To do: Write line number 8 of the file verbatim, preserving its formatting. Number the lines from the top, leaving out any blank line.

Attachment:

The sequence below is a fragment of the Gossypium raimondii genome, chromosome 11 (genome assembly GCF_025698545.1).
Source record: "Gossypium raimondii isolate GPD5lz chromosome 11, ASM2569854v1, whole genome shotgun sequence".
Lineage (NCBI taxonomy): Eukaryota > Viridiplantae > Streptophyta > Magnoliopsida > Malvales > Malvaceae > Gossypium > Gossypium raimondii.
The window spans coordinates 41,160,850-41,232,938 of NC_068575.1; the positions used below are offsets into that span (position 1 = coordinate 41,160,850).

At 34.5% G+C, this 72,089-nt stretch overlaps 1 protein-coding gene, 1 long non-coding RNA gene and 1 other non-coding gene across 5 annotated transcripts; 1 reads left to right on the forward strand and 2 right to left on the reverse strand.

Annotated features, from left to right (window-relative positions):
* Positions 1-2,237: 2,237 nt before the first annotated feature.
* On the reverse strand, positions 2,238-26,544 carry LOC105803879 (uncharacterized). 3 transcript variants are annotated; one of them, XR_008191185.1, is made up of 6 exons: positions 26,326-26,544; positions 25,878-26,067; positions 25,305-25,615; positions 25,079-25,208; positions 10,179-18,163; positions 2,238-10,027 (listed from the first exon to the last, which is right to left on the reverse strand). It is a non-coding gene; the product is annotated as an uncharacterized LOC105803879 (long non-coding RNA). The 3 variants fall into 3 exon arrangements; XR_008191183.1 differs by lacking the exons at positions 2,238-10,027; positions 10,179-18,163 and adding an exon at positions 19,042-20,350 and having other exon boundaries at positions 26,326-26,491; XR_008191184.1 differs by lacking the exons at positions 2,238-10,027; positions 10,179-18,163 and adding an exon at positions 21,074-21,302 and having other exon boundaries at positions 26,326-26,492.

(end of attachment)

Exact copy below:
* On the reverse strand, positions 2,238-26,544 carry LOC105803879 (uncharacterized). 3 transcript variants are annotated; one of them, XR_008191185.1, is made up of 6 exons: positions 26,326-26,544; positions 25,878-26,067; positions 25,305-25,615; positions 25,079-25,208; positions 10,179-18,163; positions 2,238-10,027 (listed from the first exon to the last, which is right to left on the reverse strand). It is a non-coding gene; the product is annotated as an uncharacterized LOC105803879 (long non-coding RNA). The 3 variants fall into 3 exon arrangements; XR_008191183.1 differs by lacking the exons at positions 2,238-10,027; positions 10,179-18,163 and adding an exon at positions 19,042-20,350 and having other exon boundaries at positions 26,326-26,491; XR_008191184.1 differs by lacking the exons at positions 2,238-10,027; positions 10,179-18,163 and adding an exon at positions 21,074-21,302 and having other exon boundaries at positions 26,326-26,492.